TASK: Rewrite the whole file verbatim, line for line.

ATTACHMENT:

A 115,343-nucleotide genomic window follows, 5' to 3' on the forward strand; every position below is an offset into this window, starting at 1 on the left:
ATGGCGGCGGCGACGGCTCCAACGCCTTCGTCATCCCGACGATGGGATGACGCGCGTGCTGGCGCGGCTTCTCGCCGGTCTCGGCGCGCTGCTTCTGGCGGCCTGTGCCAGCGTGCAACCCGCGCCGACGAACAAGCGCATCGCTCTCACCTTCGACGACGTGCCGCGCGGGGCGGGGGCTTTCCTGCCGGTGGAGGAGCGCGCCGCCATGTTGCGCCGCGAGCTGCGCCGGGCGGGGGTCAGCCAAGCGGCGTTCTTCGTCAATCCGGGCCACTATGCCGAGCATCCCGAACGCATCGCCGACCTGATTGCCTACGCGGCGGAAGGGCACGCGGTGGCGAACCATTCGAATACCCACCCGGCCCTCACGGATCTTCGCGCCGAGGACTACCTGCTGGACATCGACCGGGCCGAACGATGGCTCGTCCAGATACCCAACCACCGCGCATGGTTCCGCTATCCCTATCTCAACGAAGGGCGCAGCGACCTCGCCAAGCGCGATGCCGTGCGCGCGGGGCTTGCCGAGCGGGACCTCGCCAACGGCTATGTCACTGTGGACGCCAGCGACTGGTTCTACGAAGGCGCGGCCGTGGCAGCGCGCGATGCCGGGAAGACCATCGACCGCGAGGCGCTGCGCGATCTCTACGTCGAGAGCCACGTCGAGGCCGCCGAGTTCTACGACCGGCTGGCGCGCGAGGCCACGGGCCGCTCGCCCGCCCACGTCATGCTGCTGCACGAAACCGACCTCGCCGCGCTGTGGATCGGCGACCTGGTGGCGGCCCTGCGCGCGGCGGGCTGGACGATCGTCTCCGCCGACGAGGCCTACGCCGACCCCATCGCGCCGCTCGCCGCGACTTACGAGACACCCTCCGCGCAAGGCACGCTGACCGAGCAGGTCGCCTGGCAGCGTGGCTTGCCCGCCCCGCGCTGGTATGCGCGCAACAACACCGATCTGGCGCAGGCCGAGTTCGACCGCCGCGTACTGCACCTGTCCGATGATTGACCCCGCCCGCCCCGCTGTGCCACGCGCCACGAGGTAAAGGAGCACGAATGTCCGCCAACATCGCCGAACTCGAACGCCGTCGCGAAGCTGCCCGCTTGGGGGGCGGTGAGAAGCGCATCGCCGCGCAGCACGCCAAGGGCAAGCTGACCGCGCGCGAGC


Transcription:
A 115,343-nucleotide genomic window follows, 5' to 3' on the forward strand; every position below is an offset into this window, starting at 1 on the left:
ATGGCGGCGGCGACGGCTCCAACGCCTTCGTCATCCCGACGATGGGATGACGCGCGTGCTGGCGCGGCTTCTCGCCGGTCTCGGCGCGCTGCTTCTGGCGGCCTGTGCCAGCGTGCAACCCGCGCCGACGAACAAGCGCATCGCTCTCACCTTCGACGACGTGCCGCGCGGGGCGGGGGCTTTCCTGCCGGTGGAGGAGCGCGCCGCCATGTTGCGCCGCGAGCTGCGCCGGGCGGGGGTCAGCCAAGCGGCGTTCTTCGTCAATCCGGGCCACTATGCCGAGCATCCCGAACGCATCGCCGACCTGATTGCCTACGCGGCGGAAGGGCACGCGGTGGCGAACCATTCGAATACCCACCCGGCCCTCACGGATCTTCGCGCCGAGGACTACCTGCTGGACATCGACCGGGCCGAACGATGGCTCGTCCAGATACCCAACCACCGCGCATGGTTCCGCTATCCCTATCTCAACGAAGGGCGCAGCGACCTCGCCAAGCGCGATGCCGTGCGCGCGGGGCTTGCCGAGCGGGACCTCGCCAACGGCTATGTCACTGTGGACGCCAGCGACTGGTTCTACGAAGGCGCGGCCGTGGCAGCGCGCGATGCCGGGAAGACCATCGACCGCGAGGCGCTGCGCGATCTCTACGTCGAGAGCCACGTCGAGGCCGCCGAGTTCTACGACCGGCTGGCGCGCGAGGCCACGGGCCGCTCGCCCGCCCACGTCATGCTGCTGCACGAAACCGACCTCGCCGCGCTGTGGATCGGCGACCTGGTGGCGGCCCTGCGCGCGGCGGGCTGGACGATCGTCTCCGCCGACGAGGCCTACGCCGACCCCATCGCGCCGCTCGCCGCGACTTACGAGACACCCTCCGCGCAAGGCACGCTGACCGAGCAGGTCGCCTGGCAGCGTGGCTTGCCCGCCCCGCGCTGGTATGCGCGCAACAACACCGATCTGGCGCAGGCCGAGTTCGACCGCCGCGTACTGCACCTGTCCGATGATTGACCCCGCCCGCCCCGCTGTGCCACGCGCCACGAGGTAAAGGAGCACGAATGTCCGCCAACATCGCCGAACTCGAACGCCGTCGCGAAGCTGCCCGCTTGGGGGGCGGTGAGAAGCGCATCGCCGCGCAGCACGCCAAGGGCAAGCTGACCGCGCGCGAGC